The Doctors, Doctor: What Do Radiologists Do?
Updated: Dec 22, 2021
When most people think of a radiologist, they imagine someone taking x-rays of various body parts. And while it’s true that radiologists do use x-ray technology, it’s just a very small part of the diagnostic toolkit available to them. Radiologists are doctors who diagnose and treat certain conditions using a wide array of imaging techniques and diagnostic tools to help pinpoint what is ailing a patient. Whether it’s Alzheimer’s disease or dementia, brain tumors, many types of cancers, blood clots, arthritis, bone fractures or any number of other conditions, radiologists use state-of-the-art medical instruments and technologies to zero in on a patient’s inner health. Let’s take a look at the diagnostic imaging paths available to radiologists.
The most well-known form of treatment by radiologists is radiography, commonly known as x-rays. The earliest form of diagnostic imaging, radiography works by transmitting x-rays through a patient’s body and onto a detector where an image is created based on which rays pass through a patient and which rays are scattered. It is especially helpful to diagnose pneumonia, arthritis, and broken bones.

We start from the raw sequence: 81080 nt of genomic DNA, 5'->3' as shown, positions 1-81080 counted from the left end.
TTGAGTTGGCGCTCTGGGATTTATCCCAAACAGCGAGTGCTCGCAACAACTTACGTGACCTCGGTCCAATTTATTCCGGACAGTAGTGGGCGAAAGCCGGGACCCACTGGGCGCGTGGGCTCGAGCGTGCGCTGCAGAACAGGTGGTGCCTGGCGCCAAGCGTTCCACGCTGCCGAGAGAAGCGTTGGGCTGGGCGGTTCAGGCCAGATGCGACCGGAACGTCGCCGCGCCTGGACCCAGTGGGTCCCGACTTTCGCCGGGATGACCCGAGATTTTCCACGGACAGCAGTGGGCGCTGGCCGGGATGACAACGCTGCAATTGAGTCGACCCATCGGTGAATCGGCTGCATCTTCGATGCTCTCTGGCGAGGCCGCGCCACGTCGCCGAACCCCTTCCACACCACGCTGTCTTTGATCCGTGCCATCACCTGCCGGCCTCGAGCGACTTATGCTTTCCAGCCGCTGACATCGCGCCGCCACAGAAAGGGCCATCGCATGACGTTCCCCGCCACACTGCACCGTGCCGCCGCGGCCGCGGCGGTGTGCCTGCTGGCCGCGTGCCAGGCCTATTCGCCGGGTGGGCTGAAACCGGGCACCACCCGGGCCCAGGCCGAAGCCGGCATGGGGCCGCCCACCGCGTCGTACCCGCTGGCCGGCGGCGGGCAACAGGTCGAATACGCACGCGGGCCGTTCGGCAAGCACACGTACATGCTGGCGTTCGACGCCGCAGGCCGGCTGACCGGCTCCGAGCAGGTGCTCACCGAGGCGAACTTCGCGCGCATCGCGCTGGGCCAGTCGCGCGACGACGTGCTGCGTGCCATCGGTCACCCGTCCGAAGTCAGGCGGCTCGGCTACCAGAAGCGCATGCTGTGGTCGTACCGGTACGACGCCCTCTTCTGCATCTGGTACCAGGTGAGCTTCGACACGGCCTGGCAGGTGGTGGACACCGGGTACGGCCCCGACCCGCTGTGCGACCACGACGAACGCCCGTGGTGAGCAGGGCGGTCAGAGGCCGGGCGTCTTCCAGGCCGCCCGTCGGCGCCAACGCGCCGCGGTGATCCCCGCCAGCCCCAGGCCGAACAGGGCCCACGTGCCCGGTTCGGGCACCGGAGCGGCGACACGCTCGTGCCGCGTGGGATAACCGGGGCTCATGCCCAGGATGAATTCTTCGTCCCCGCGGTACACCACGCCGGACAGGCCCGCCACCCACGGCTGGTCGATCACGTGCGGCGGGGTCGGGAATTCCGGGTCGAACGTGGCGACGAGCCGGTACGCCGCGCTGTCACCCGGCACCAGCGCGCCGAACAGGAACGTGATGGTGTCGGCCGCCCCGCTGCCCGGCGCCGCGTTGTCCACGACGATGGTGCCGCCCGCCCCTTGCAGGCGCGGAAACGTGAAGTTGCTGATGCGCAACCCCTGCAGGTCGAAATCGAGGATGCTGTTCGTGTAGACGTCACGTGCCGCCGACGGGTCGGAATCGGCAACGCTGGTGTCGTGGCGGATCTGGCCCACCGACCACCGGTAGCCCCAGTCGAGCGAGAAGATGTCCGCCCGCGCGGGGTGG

Computed Tomography (CT SCANS)
Computed Tomography or CT scans use x-rays along with computer algorithms to create a nuanced and accurate image of the body. Because of advances in CT technologies, such as faster scanning times and improved resolution, CT scans are used frequently today in radiology. CT scans are helpful in diagnosing urgent conditions like clots in the arteries of the lungs, cerebral hemorrhage, aortic wall tears, appendicitis, and kidney stones.
Magnetic Resonance Imaging (MRIs):
Radiologists can diagnose with Magnetic Resonance Imaging, or MRIs, which use strong magnetic fields to align atomic nuclei. Then, radio signals are used to disturb the rotation of the nuclei. Next, the radio frequency signal is observed as the nuclei return to their original positions. This is what creates the MRI image. It is a very complicated process, but it produces the most hi-tech, soft-tissue contrasts of all of the imaging techniques that radiologists use. MRIs are a critical diagnostic tool for radiologists to help examine a patient’s brain, heart, musculoskeletal system, and other organs.
Medical imaging such as ultrasonography uses ultrasound waves to help radiologists visualize soft-tissue structures in the body. Ultrasounds provide three-dimensional reconstructions of tissues in real time. No ionizing radiation is used for ultrasounds, which makes them safer than other imaging techniques, but they can only be used for soft-tissue issues, such as artery damage, vascular diseases, internal bleeding, or examining fetuses in utero.
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